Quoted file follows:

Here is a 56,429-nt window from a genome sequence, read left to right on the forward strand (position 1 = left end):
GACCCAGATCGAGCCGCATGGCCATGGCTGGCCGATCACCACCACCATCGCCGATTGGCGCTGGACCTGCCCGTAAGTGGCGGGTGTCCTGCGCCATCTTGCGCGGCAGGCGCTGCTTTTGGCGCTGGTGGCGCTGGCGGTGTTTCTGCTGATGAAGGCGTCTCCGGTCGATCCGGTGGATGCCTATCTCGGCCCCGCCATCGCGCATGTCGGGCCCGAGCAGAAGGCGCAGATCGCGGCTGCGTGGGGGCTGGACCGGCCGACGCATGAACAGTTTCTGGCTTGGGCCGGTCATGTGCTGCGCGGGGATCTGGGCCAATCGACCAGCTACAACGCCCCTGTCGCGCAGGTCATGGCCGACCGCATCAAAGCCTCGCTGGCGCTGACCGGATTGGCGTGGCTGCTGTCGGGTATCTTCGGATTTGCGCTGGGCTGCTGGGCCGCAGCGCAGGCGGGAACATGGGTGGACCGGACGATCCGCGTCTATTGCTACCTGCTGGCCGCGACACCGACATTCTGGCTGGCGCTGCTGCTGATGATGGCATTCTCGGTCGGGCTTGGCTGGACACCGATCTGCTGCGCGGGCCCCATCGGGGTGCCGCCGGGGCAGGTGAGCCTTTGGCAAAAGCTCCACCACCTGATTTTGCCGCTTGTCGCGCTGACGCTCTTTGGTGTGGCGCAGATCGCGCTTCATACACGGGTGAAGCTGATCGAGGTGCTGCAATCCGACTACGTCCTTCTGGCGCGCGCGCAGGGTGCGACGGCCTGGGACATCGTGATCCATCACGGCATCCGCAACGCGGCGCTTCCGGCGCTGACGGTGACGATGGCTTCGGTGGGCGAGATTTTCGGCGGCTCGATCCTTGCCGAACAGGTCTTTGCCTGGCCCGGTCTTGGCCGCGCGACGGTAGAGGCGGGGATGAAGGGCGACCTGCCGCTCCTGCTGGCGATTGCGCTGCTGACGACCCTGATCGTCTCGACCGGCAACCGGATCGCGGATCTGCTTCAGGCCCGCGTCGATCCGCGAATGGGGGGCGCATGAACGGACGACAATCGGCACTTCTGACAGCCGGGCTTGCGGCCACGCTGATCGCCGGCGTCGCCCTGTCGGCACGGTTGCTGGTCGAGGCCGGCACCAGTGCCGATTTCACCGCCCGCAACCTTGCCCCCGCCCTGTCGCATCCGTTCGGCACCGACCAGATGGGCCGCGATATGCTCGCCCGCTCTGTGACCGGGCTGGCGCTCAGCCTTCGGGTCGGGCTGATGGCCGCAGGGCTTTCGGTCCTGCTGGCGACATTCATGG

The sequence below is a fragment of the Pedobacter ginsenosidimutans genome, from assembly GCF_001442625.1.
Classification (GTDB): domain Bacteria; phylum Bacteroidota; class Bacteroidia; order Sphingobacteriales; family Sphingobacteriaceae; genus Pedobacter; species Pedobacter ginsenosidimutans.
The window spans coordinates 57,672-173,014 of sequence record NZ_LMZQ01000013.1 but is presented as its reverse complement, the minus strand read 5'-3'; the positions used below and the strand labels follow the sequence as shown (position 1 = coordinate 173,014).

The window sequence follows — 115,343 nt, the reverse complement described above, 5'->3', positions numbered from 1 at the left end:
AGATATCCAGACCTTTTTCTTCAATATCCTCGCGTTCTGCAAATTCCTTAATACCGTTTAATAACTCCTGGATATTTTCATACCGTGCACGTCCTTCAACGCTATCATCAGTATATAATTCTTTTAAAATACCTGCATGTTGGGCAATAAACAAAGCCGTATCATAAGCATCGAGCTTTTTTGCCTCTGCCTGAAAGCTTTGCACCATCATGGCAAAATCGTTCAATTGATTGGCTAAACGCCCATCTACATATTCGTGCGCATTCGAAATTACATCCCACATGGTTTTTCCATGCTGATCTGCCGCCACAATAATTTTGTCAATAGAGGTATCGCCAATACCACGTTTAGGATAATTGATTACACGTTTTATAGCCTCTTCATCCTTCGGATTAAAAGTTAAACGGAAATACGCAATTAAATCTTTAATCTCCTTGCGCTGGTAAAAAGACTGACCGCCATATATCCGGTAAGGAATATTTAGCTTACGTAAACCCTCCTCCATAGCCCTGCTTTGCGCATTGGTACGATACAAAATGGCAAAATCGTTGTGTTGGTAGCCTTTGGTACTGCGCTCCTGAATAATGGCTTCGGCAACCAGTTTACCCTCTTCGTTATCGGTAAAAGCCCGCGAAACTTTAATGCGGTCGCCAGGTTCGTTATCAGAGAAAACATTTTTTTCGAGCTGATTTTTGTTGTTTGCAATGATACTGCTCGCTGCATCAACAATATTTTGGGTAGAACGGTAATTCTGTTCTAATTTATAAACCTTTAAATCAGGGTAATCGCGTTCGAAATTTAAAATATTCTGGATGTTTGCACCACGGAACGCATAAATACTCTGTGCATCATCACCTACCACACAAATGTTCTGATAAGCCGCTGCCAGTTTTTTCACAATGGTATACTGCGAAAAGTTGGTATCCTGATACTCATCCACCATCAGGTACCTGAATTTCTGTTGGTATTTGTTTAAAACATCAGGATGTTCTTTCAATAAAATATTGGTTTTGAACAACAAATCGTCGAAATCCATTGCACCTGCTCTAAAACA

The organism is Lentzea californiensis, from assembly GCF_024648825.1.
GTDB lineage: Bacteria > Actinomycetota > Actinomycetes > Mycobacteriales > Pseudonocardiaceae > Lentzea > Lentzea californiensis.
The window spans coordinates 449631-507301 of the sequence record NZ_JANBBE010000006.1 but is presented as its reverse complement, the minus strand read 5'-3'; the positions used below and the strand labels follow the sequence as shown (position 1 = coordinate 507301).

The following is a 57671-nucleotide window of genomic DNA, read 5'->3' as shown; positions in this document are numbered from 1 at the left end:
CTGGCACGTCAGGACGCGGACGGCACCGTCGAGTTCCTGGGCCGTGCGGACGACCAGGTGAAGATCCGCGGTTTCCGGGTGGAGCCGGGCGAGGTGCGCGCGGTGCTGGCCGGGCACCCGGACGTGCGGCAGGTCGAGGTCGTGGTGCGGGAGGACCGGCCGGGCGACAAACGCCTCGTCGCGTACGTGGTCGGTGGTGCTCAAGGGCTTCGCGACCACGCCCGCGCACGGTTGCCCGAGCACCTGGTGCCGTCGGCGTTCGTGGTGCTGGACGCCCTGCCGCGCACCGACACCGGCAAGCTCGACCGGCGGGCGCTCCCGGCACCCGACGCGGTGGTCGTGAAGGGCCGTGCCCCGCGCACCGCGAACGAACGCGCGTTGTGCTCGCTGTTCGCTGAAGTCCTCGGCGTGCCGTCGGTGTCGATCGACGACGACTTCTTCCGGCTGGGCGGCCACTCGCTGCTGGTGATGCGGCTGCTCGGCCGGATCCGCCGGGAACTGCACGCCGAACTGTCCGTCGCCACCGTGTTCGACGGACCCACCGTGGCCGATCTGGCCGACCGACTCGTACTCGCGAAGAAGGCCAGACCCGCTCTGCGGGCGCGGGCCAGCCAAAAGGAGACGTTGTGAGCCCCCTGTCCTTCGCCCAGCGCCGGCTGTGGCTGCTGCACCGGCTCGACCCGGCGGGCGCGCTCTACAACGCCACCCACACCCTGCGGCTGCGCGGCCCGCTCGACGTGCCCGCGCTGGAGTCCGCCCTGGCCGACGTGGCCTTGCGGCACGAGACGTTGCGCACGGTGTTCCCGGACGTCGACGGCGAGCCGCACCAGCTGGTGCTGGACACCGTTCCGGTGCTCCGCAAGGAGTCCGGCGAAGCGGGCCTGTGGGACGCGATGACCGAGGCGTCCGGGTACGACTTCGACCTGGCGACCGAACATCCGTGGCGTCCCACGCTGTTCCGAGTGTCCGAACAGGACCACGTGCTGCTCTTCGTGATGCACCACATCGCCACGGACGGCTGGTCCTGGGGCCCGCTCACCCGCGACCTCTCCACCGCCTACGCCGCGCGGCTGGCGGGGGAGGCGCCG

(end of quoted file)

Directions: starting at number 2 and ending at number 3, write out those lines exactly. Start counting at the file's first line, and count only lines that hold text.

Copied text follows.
GACCCAGATCGAGCCGCATGGCCATGGCTGGCCGATCACCACCACCATCGCCGATTGGCGCTGGACCTGCCCGTAAGTGGCGGGTGTCCTGCGCCATCTTGCGCGGCAGGCGCTGCTTTTGGCGCTGGTGGCGCTGGCGGTGTTTCTGCTGATGAAGGCGTCTCCGGTCGATCCGGTGGATGCCTATCTCGGCCCCGCCATCGCGCATGTCGGGCCCGAGCAGAAGGCGCAGATCGCGGCTGCGTGGGGGCTGGACCGGCCGACGCATGAACAGTTTCTGGCTTGGGCCGGTCATGTGCTGCGCGGGGATCTGGGCCAATCGACCAGCTACAACGCCCCTGTCGCGCAGGTCATGGCCGACCGCATCAAAGCCTCGCTGGCGCTGACCGGATTGGCGTGGCTGCTGTCGGGTATCTTCGGATTTGCGCTGGGCTGCTGGGCCGCAGCGCAGGCGGGAACATGGGTGGACCGGACGATCCGCGTCTATTGCTACCTGCTGGCCGCGACACCGACATTCTGGCTGGCGCTGCTGCTGATGATGGCATTCTCGGTCGGGCTTGGCTGGACACCGATCTGCTGCGCGGGCCCCATCGGGGTGCCGCCGGGGCAGGTGAGCCTTTGGCAAAAGCTCCACCACCTGATTTTGCCGCTTGTCGCGCTGACGCTCTTTGGTGTGGCGCAGATCGCGCTTCATACACGGGTGAAGCTGATCGAGGTGCTGCAATCCGACTACGTCCTTCTGGCGCGCGCGCAGGGTGCGACGGCCTGGGACATCGTGATCCATCACGGCATCCGCAACGCGGCGCTTCCGGCGCTGACGGTGACGATGGCTTCGGTGGGCGAGATTTTCGGCGGCTCGATCCTTGCCGAACAGGTCTTTGCCTGGCCCGGTCTTGGCCGCGCGACGGTAGAGGCGGGGATGAAGGGCGACCTGCCGCTCCTGCTGGCGATTGCGCTGCTGACGACCCTGATCGTCTCGACCGGCAACCGGATCGCGGATCTGCTTCAGGCCCGCGTCGATCCGCGAATGGGGGGCGCATGAACGGACGACAATCGGCACTTCTGACAGCCGGGCTTGCGGCCACGCTGATCGCCGGCGTCGCCCTGTCGGCACGGTTGCTGGTCGAGGCCGGCACCAGTGCCGATTTCACCGCCCGCAACCTTGCCCCCGCCCTGTCGCATCCGTTCGGCACCGACCAGATGGGCCGCGATATGCTCGCCCGCTCTGTGACCGGGCTGGCGCTCAGCCTTCGGGTCGGGCTGATGGCCGCAGGGCTTTCGGTCCTGCTGGCGACATTCATGG

The sequence below is a fragment of the Pedobacter ginsenosidimutans genome, from assembly GCF_001442625.1.